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The ruin of Venezuela

Summary:
Venezuela’s collapse from one of Latin America’s richest countries to one of its poorest began on December 6th, 1998, with the election of Hugo Chavez as its President. Chavez had imbibed Marxist communism as a teenager, and was affected by the FALM communist insurgency in Venezuela, one supported by Cuban leader Fidel Castro. He was by no means a Marxist intellectual, enrolling in the Military Academy to receive expert baseball coaching, but lacked talent, and was remembered as a barely adequate student who graduated near the bottom of his class. With fellow officers, he took part in a failed coup in 1992, but established a popular leftwing political party and won the presidency in 1998 with 56 percent of the vote, having persuaded the country’s outsiders and impoverished groups to unite

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Venezuela’s collapse from one of Latin America’s richest countries to one of its poorest began on December 6th, 1998, with the election of Hugo Chavez as its President. Chavez had imbibed Marxist communism as a teenager, and was affected by the FALM communist insurgency in Venezuela, one supported by Cuban leader Fidel Castro. He was by no means a Marxist intellectual, enrolling in the Military Academy to receive expert baseball coaching, but lacked talent, and was remembered as a barely adequate student who graduated near the bottom of his class.

With fellow officers, he took part in a failed coup in 1992, but established a popular leftwing political party and won the presidency in 1998 with 56 percent of the vote, having persuaded the country’s outsiders and impoverished groups to unite behind his banner in opposition to the established parties.

When he started to rule increasingly by decree, taking Venezuela down the path that Cuba had followed, it provoked a general strike, at the centre of which was the state oil company that earned 80 percent of the country’s export revenue. Chavez broke the strike by firing half its workforce and replacing them with his cronies who had no expertise in the oil business.

The price of oil was rising, however, bringing in revenues that Chavez began spending on lavish social programmes. His economy became dangerously dependent on a single commodity, and had not built up any kind of reserve to cope with a fall in oil prices.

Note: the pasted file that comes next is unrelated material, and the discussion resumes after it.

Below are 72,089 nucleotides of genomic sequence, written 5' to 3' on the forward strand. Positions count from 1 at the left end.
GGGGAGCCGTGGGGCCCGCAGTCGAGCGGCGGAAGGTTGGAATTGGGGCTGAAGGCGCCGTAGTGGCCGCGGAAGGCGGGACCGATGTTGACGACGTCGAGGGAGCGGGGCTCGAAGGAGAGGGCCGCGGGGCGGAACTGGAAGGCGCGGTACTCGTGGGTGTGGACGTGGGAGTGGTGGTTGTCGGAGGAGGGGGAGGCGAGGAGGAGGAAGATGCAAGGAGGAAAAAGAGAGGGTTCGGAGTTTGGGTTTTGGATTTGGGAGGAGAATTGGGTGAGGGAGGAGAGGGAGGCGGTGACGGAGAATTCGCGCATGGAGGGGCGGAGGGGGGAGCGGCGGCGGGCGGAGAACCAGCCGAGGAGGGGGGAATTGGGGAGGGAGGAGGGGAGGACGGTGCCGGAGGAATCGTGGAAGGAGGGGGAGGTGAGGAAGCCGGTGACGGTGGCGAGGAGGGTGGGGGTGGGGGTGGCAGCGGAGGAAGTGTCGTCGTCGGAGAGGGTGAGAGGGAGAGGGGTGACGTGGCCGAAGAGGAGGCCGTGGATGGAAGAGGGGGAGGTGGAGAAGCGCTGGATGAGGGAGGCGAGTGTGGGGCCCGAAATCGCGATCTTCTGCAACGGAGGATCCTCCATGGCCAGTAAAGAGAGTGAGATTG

When oil prices did fall, the government printed extra money to cover the shortfall, and when inflation inevitably followed, it fixed prices by law, causing shortages of basics such as sugar, milk and beans. Prices rocketed for food, water, medical supplies and household goods. A package of constitutional changes, passed by a referendum in 2009 cleared the way for Chavez’s perpetual reelection, which he responded to by cracking down on opponents, stifling a free press, and shutting down the one independent TV channel that was in opposition.

Fake government statistics concealed a high infant mortality rate and increasing malnutrition. When Chavez died of cancer in 2013, he was succeeded by his chosen nominee, Nicolas Maduro, who continued his policies and led Venezuela down the ever-closing spiral to poverty and degradation. Inflation exceeded 80,000 percent, and the poverty rate reached 90 percent. Millions emigrated. The country relapsed into authoritarianism as its economy collapsed.

It was, alas, a familiar story, seen before in other countries that followed the same failed policies. Adam Smith observed that:

“Little else is requisite to carry a state to the highest degree of opulence from the lowest barbarism, but peace, easy taxes, and a tolerable administration of justice.”

Poor Venezuela had none of these, and went from comparative affluence to utter squalor and poverty. A country can do many things wrong, yet still thrive if it has fairly free markets and fairly light taxes. There are three things, however, that it cannot do if it is to prosper: genocide, civil war and socialism.

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